Subjects: 41st Police Precinct Station House (The Bronx, New York, N.Y.); Beck Street (The Bronx, New York, N.Y.); Black Panther Party; Ex-Vandals (Graffiti artist group); Gangs; Ghetto Brothers; Graffiti; Graffiti--terminology; Martinez, Hugo, 1951-; Militant organizations--United States; Nova 1 (Graffiti artist); The Ebony Dukes G.C. (Graffiti artist group); Underground culture; United Graffiti Artists; Young Lords Party

01:20:58 - Graffiti and Hip Hop Revisited

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Partial Transcript: STAFF 161: And it's the same thing with the hip hop thing, right. I, I seen it, and I lived it, so I understand where it's coming from. So, so you have people, right, you have people who, who make a big thing about: "Oh, graffiti writing, or tagging, right, graff writing, writing, was before hip hop." It was before the actual label of hip hop, yes. But, to me, it's one of the elements, or aspects, of the culture, the youth movements that started happening in the late '60s, early '70s, here in New York and in South Philly. In the community, or neighborhood where I grew up in, all those activities—tagging, emceeing and DJing, and break dancing—was part of the youth culture . . .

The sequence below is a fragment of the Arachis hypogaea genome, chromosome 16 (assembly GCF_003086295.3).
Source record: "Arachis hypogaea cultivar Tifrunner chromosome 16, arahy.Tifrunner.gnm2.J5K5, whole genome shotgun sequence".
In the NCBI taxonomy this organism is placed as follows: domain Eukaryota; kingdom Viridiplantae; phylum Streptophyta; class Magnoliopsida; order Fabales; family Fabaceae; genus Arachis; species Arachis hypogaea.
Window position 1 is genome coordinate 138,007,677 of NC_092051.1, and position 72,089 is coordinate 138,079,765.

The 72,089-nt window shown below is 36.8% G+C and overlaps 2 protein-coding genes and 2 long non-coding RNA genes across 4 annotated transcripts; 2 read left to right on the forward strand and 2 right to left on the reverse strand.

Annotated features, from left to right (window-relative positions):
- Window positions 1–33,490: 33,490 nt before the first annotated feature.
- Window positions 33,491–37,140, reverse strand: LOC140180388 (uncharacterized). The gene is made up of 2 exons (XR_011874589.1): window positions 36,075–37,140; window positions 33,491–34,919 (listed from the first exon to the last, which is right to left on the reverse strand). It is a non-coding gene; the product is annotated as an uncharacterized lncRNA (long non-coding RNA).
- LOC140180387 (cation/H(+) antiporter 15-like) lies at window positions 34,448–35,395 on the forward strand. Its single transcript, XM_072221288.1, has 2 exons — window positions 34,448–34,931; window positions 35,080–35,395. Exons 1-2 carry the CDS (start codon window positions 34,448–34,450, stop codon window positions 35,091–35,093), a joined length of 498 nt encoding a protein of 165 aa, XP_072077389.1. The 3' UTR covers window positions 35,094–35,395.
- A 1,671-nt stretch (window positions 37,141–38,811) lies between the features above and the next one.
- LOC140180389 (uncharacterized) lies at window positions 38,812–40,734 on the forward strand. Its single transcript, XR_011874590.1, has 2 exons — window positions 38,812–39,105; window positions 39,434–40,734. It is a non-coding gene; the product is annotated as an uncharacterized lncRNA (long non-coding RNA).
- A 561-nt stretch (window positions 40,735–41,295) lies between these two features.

Segment Synopsis: In this segment STAFF revisits a topic he spoke about at more length in part 1 of his oral history: the place of graffiti within the wider hip hop culture, which he defines as a youth movement that began to form in the late 1960s and early 1970s (even if it did not come together fully until later) and involved various new expressions of music, dance, and visual cultures.

Keywords: DJing; blues; breaking; emceeing; hip hop; rock and roll; soul

Subjects: Blues (Music); Break dancing; Classic rock; Graffiti; Hip-hop; MCing; Rock and roll; Soul

01:23:15 - Overcoming the North–South Bronx Division